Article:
United States District Court, E.D. Kentucky, Central Division, Lexington
MEMORANDUM OPINION AND ORDER
K. CALDWELL, CHIEF JUDGE UNITED STATES DISTRICT COURT
Maurice Pernell McKinney has filed a pro se petition
for a writ of habeas corpus pursuant to 28 U.S.C. §
2241. [R. 1] This matter is before the Court to conduct the
screening required by 28 U.S.C. § 2243. Alexander v.
Northern Bureau of Prisons, 419 Fed.Appx. 544, 545 (6th
2004, McKinney pleaded guilty to possession with intent to
distribute cocaine base in violation of 21 U.S.C. §
841(a)(1); possession of a firearm in furtherance of a
drug-trafficking crime in violation of 18 U.S.C. §§
924(c)(1)(A); and being a felon in possession of a firearm
and ammunition in violation of 18 U.S.C. § 922(g)(1).
to McKinney's sentencing, in Blakely v.
Washington, 542 U.S. 296 (2004), the Supreme Court held
that a state court judgment which imposed a sentence above
the statutory maximum based upon facts found solely by the
judge rather than the jury violated the defendant's
rights under the Sixth Amendment. Based upon
Blakely, and just prior to oral argument in
United States v. Booker, 543 U.S. 200 (2005), the
trial court issued an extensive opinion concluding that the
Sentencing Guidelines were unconstitutional and must
therefore be applied only in an advisory rather than
mandatory fashion. United States v. McKinney, 339
F.Supp.2d 1314 (M.D. Fla. 2004).
the trial court sentenced McKinney to 180 months imprisonment
for the drug trafficking count and the felon-in-possession
count, the two terms to run concurrently with one another,
and to a consecutive 120-month term on the Section 924(c)
count. Although a Section 922(g) conviction ordinarily
carries a 120-month maximum sentence, the trial court
concluded that McKinney had three prior convictions for
violent felonies in Florida, including one robbery conviction
and two third-degree burglary convictions, thus mandating a
minimum 15-year sentence pursuant to 18 U.S.C. § 924(e).
The resulting 300-month aggregate sentence still fell below
the 330-month sentence that the Sentencing Guidelines would
have required if treated as mandatory. United States v.
McKinney, No. 4: 04-CR-3-RH (N.D. Fla. 2004).
Eleventh Circuit affirmed on direct appeal, concluding that
McKinney's below-guidelines sentence was entirely
consistent with Booker. United States v.
McKinney, 135 Fed.Appx. 313, 325-26 (11th Cir. 2005).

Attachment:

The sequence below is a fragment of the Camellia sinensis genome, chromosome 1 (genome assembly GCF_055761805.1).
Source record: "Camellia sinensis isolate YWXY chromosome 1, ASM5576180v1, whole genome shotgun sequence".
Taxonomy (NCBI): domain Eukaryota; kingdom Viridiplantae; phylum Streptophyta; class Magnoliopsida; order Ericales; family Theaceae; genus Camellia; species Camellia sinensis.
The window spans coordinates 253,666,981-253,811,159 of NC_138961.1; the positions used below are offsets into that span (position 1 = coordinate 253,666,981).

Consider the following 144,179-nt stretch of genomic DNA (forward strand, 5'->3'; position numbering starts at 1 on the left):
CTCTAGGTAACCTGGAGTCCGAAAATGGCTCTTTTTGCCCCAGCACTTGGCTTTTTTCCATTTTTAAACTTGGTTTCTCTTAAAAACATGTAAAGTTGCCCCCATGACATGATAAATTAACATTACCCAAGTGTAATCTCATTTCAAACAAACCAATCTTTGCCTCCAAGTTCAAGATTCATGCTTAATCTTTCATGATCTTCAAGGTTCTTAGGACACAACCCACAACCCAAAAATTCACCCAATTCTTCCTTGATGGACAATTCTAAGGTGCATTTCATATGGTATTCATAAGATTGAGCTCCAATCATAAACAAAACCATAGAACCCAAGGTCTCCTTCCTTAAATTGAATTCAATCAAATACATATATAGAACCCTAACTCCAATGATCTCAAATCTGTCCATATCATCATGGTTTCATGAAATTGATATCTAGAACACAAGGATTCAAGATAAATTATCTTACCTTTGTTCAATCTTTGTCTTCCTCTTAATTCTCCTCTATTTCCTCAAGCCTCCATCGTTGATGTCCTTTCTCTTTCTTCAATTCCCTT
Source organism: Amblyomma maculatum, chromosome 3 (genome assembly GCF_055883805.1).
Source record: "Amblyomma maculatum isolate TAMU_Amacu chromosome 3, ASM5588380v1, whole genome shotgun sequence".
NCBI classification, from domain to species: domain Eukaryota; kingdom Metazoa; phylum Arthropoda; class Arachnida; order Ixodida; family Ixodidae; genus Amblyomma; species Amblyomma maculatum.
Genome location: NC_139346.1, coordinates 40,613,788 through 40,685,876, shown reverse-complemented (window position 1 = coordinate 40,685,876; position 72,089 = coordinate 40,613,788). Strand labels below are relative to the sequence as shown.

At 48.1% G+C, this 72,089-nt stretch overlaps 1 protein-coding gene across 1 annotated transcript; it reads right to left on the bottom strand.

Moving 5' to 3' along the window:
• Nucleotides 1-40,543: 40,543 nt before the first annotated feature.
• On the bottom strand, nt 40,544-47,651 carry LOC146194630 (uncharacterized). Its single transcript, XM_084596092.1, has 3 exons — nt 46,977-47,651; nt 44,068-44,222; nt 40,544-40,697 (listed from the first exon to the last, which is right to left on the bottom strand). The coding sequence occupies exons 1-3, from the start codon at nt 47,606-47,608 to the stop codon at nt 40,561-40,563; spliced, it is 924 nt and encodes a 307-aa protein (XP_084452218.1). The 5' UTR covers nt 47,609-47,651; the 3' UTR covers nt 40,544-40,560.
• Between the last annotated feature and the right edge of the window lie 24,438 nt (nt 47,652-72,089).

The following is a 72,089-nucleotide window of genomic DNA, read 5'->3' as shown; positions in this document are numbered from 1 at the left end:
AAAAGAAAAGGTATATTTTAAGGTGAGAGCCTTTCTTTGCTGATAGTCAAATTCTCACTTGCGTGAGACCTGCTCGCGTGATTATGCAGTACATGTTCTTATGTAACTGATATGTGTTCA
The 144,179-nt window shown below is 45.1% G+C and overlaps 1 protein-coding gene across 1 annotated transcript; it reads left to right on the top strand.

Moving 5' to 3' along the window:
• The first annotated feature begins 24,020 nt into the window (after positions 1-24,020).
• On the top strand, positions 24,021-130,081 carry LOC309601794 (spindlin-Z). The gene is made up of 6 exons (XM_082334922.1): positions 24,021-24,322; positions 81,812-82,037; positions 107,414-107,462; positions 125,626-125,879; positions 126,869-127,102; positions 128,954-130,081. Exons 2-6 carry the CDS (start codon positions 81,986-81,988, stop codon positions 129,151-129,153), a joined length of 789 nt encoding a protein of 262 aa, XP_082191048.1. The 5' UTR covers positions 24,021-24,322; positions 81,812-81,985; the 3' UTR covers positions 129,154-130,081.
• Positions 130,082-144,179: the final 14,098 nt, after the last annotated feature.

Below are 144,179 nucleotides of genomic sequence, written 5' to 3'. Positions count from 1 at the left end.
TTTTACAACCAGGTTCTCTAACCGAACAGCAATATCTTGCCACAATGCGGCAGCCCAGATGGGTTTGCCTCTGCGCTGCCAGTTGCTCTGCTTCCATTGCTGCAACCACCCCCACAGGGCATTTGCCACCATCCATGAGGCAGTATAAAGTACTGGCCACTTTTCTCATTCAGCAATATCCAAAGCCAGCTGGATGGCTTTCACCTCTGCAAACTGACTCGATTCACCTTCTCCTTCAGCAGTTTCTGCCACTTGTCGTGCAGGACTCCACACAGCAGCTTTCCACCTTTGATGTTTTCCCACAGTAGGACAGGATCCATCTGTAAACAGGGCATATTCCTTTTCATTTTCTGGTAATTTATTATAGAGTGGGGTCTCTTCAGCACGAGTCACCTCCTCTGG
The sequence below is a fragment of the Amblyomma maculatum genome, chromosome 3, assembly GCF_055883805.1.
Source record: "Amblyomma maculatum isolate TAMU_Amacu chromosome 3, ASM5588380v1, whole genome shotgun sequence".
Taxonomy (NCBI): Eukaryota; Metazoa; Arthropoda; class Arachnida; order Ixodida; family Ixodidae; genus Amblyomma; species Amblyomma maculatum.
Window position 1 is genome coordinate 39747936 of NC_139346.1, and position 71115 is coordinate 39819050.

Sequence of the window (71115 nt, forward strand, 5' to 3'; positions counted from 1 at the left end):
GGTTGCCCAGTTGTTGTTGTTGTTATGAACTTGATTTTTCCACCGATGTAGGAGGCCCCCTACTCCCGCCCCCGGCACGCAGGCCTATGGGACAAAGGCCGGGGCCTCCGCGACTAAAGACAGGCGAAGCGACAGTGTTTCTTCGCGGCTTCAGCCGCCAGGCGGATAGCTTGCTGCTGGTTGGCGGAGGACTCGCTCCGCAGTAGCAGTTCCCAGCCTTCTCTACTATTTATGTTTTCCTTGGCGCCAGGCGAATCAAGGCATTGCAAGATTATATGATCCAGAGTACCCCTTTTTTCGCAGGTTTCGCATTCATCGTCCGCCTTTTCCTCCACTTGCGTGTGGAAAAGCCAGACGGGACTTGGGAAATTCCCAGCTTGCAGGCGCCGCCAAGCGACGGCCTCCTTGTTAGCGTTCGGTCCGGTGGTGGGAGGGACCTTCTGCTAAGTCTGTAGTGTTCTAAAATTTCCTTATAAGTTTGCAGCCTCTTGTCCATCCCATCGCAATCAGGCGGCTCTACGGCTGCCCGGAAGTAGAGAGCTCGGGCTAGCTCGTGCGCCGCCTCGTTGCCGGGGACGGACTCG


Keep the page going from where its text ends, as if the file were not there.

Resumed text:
See also United States v. Rollins, 135 Fed.Appx.
296, 298 (11th Cir. 2005) (affirming sentence of
filed a motion to vacate his sentence pursuant to 28 U.S.C.
§ 2255, challenging the enhancement of his sentence
under § 924(e)(1) on the theory that his prior Florida
convictions for burglary of a structure did not count as
violent felonies within the meaning of 18 U.S.C. §
924(e)(2)(B). The trial court rejected that claim as without
substantive merit. United States v. McKinney, 2007
WL 2083639, at *5 (N.D. Fla. July 16, 2007) (citing
Taylor v. United States, 495 U.S. 575, 599 (1990)
(“a person has been convicted of burglary for purposes
of [§ 924(e)] if he is convicted of any crime ... having
the basic elements of unlawful or unprivileged entry into, or
remaining in, a building or structure, with intent to commit
petition, McKinney reiterates his contention that his
third-degree burglary convictions were not valid predicates
for an enhancement, this time relying upon the Supreme
Court's decisions in Descamps v. United States,
570 U.S. 254 (2013) and Mathis v. United States,
___U.S. ___, 136 S.Ct. 2243 (2016). [R. 1]
to a § 2241 petition as a vehicle to challenge the
validity of a sentence is only permissible where (1) the
petitioner's sentence was imposed when the Sentencing
Guidelines were mandatory before the Supreme Court's
decision in United States v. Booker, 543 U.S. 220
(2005); (2) the petitioner was foreclosed from asserting the
claim in a successive petition under § 2255; and (3)
after the petitioner's sentence became final, the Supreme
Court issued a retroactively applicable decision establishing
that - as a matter of statutory interpretation - a prior
conviction used to enhance his federal sentence no longer